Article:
There are certain applications that I don't want people to be able to open unless they have root privileges, however I do not want to give the programs root privileges. So how can I make it so that only root can run certain applications, but so that the applications are not actually run as root (I don't want them to be for security reasons)? I am running Ubuntu GNOME 15.04, with GNOME Shell, and GNOME 3.16.
setuid from package
sudo apt-get install super, then create a shell script that can only be run as root. Have that shell script run only one command:
#!/bin/sh setuid $ORIG_USER applicationcommand exit 0
Then, set an alias for each of the users so that
applicationcommand points to the shell script you created by adding into each of their
alias applicationcommand="sh /path/to/shell/script"
Alternatively, or as well as creating an
alias you can edit the
.desktop file of the application you want to run, assuming that your applications has a
.desktop file (if it's not an application that runs in the GUI, but rather the CLI it is likely not to have a
.desktop file), so that the
Exec= line has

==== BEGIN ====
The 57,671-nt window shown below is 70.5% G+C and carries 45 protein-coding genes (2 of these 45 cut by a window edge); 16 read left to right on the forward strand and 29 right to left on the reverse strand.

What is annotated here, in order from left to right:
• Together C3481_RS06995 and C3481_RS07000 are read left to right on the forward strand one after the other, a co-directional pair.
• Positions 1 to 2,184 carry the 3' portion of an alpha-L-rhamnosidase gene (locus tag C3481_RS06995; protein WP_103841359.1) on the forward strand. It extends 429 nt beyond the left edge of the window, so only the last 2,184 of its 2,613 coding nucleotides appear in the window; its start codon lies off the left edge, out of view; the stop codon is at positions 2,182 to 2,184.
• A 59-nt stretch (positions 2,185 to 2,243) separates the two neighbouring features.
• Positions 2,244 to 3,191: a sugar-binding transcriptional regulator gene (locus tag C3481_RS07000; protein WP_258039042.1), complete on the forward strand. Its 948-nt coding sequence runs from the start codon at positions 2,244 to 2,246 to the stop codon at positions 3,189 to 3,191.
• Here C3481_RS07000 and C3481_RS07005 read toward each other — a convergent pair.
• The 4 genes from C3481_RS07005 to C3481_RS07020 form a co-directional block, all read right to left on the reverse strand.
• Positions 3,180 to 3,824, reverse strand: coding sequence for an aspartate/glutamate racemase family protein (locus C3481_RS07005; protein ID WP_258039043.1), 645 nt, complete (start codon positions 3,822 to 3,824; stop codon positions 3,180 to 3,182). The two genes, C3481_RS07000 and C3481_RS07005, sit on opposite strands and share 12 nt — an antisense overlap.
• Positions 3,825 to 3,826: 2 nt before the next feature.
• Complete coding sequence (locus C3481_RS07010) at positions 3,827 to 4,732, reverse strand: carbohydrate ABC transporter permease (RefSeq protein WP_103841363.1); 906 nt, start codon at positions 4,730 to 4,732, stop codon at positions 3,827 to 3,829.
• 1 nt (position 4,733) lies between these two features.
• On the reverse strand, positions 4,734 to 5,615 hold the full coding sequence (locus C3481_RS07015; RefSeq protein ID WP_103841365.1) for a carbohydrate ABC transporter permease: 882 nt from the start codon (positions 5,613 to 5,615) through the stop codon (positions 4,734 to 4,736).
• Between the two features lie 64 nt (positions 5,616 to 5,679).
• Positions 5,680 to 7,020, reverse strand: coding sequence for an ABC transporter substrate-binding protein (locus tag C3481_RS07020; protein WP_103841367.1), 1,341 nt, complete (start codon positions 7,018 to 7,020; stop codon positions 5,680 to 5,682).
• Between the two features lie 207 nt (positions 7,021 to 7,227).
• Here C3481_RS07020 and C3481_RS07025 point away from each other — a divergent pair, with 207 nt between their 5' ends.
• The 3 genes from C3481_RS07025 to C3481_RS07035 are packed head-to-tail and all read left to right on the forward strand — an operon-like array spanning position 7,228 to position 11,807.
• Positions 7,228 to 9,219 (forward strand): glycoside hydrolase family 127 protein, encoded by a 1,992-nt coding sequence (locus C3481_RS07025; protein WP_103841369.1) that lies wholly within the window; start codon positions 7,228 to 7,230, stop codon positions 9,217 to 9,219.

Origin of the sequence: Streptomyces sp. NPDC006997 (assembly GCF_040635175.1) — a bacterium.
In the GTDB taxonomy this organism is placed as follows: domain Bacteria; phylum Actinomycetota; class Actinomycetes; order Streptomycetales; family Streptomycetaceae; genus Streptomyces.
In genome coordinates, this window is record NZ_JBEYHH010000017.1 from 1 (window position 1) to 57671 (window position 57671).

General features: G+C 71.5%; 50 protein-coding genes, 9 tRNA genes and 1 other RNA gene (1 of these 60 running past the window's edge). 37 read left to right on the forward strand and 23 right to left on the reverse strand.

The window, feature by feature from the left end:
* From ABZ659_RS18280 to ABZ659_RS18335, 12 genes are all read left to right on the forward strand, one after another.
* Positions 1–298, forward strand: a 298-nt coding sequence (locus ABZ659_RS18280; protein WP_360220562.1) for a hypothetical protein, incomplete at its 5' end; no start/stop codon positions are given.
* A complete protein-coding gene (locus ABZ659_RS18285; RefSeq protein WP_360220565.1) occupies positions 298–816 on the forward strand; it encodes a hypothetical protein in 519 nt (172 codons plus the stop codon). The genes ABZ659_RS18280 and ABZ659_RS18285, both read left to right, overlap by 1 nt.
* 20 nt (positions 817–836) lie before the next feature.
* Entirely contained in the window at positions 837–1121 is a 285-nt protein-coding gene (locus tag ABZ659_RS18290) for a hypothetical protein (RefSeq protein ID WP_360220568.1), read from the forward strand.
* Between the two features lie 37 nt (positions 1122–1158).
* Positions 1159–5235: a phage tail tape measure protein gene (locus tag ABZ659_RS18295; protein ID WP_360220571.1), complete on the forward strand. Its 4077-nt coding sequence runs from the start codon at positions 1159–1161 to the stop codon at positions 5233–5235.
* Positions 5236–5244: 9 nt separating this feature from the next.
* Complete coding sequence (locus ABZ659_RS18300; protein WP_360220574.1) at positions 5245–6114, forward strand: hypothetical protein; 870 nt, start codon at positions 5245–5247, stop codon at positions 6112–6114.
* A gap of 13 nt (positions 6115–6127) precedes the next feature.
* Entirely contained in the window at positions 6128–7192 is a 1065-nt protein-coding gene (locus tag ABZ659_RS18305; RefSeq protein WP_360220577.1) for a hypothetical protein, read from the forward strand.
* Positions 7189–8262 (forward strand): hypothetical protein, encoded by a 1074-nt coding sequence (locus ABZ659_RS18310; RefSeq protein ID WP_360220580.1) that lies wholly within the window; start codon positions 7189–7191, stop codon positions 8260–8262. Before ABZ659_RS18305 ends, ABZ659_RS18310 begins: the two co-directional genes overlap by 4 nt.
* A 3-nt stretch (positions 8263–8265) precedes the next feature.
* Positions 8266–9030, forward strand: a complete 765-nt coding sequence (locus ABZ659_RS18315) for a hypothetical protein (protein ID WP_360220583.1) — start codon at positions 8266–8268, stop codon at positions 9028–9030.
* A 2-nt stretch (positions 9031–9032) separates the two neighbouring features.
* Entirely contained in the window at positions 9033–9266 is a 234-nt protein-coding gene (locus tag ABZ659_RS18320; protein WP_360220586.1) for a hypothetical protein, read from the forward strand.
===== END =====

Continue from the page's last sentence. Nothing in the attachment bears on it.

sh /path/to/shell/script after it, or the name of the alias if you decided to create that. You will find
.desktop files in
This answer is complementary to Heather's one (which will work).
First of all, take into account that in Unix (and Linux) if one is able to take root privileges, they can do anything. In the case of Heather answer, nothing will stop your user to just
sudo /usr/bin/applicationcommand (with a bit of search for the real path or whatever). But I suppose this is ok with you.
In that case, why do not simply(1):
sudo chgrp sudo /usr/bin/applicationcommand sudo chmod 750 /usr/bin/applicationcommand
? If the users are able to use
sudo, it means(2) they are in the
sudo group; the above commands make the
applicationcommand readable/executable only to members of the
sudo group. When they run it, however, they will run it as their real user, as any other command.
However, the "classic" Unix solution is:
- create a group, call it
sudo chgrp privileged /usr/bin/myappand then
sudo chmod 750 /usr/bin/myapp.
- add the user(s) (unprivileged!) that you want to be able to run the app to the group
and now the user will run
myapp as its user, without any need to have
Notice that if you want the application to run as a different user, you can use the set-uid mechanism combined with the above techniques.
(1): Notice that you can't do this if the application has a set-gid flag (it happens with some mailer, for example). Check it before changing the group of the binary.
(2): in most configurations.
sudo can be fine-trimmed (see
man sudoers) in zillions of way, so the effectiveness of this simple hack will vary depending on how much you have customized it.